Toyota’s second-generation plug-in hybrid Prius, unveiled at the New York International Auto Show, promises significant improvements in electric performance over its predecessor.

The new car has a quoted EV-only driving range of up to 31 miles, twice that of the Mk1 version, with maximum speeds of up to 84mph in EV mode. The full battery charge time has been cut significantly to two hours 20 minutes, despite the lithium-ion battery pack being larger.

Combined cycle fuel economy is said to be 202mpg – which Toyota claims as best in class compared to other plug-in hybrids currently on sale, while CO2 emissions are just 32g/km.

The new plug-in hybrid system is said to minimise use of the petrol engine in all possible situations. Even when not running in EV mode, Prius Plug-in will automatically favour its all-electric drive capability in situations where it can deliver higher efficiency than the petrol engine, most notably when driving around town and on shorter journeys.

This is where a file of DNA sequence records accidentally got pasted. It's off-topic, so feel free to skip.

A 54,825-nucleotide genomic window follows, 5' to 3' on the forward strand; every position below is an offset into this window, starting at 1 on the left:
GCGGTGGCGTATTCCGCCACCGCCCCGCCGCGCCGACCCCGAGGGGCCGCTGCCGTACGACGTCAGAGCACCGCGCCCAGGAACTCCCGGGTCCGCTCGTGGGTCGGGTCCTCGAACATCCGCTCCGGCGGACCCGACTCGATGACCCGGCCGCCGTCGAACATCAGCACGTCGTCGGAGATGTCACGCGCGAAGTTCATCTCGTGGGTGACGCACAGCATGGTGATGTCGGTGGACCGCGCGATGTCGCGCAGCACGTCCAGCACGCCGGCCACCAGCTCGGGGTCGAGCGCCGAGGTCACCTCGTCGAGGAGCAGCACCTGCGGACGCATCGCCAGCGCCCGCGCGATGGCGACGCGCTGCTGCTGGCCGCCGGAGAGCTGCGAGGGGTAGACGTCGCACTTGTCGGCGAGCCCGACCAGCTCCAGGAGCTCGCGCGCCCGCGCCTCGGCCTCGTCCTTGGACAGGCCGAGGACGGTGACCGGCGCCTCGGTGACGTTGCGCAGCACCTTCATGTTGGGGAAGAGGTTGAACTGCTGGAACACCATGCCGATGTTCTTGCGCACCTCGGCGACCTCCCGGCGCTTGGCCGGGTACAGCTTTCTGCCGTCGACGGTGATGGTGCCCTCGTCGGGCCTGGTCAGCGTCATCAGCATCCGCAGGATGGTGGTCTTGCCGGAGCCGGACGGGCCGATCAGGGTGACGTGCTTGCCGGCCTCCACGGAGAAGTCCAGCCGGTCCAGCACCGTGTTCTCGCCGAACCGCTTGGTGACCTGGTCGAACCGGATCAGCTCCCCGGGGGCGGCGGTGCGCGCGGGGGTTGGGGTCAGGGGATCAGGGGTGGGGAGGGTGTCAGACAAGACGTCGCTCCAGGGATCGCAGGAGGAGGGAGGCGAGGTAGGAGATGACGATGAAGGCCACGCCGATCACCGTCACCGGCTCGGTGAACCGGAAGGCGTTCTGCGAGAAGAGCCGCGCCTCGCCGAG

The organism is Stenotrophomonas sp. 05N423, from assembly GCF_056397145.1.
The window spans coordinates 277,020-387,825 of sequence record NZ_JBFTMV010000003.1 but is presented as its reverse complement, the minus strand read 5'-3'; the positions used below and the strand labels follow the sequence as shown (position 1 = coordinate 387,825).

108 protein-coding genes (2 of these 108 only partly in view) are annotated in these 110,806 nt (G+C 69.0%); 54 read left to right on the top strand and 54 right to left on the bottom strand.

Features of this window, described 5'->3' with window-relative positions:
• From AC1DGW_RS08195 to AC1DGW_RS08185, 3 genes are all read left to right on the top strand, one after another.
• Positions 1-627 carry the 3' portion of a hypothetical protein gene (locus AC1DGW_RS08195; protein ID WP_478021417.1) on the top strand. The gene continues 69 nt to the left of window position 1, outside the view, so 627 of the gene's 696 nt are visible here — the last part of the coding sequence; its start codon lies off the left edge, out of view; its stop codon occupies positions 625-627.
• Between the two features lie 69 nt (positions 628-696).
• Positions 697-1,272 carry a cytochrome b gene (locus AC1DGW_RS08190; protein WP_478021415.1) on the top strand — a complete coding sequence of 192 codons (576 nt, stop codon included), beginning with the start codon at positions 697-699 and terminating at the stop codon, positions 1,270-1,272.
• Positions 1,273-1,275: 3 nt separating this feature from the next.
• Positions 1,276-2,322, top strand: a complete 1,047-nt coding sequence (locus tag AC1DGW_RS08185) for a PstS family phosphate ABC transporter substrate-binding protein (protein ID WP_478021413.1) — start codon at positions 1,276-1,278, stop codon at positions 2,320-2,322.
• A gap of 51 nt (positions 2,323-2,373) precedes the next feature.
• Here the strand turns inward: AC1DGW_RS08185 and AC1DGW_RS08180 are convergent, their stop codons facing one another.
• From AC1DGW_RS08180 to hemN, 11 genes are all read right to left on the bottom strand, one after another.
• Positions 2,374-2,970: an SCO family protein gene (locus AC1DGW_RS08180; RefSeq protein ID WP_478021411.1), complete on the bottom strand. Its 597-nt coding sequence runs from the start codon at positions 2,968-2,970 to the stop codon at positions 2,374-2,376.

This electric faovuring holds true even when accelerating quickly or using the cabin heater. The adoption of a new battery-powered heating system improves efficiency in cold weather, while among new technology on the car is the world’s first heat pump air conditioning system with gas injection.

Like its pure hybrid sister the new Prius plug-in is built on Toyota’s latest TNGA (Toyota New Global Architecture) platform, which the brand says produces a better driving position and more precise and responsive handling.

It maintains the more planted and chiseled profile, with a lower centre of gravity, of its sister model, and compared to the outgoing plug-in measures up 165mm longer, 15mm wider and 20mm lower to ground.

The new Prius is also being used to highlight the brand’s latest technology, the show version boasting such innovations as the gas injection air conditioning and solar roof charging.

The Prius plug-in is due in UK showrooms at the end of 2016, at prices still to be revealed.

Andrew Charman
Andrew is the News and Road Test Editor for The Executivecondominium. He is a member of the Guild of Motoring Writers, and has been testing and writing about new cars for more than 20 years. Today he is well known to senior personnel at the major car manufacturers and attends many new model launches each year.

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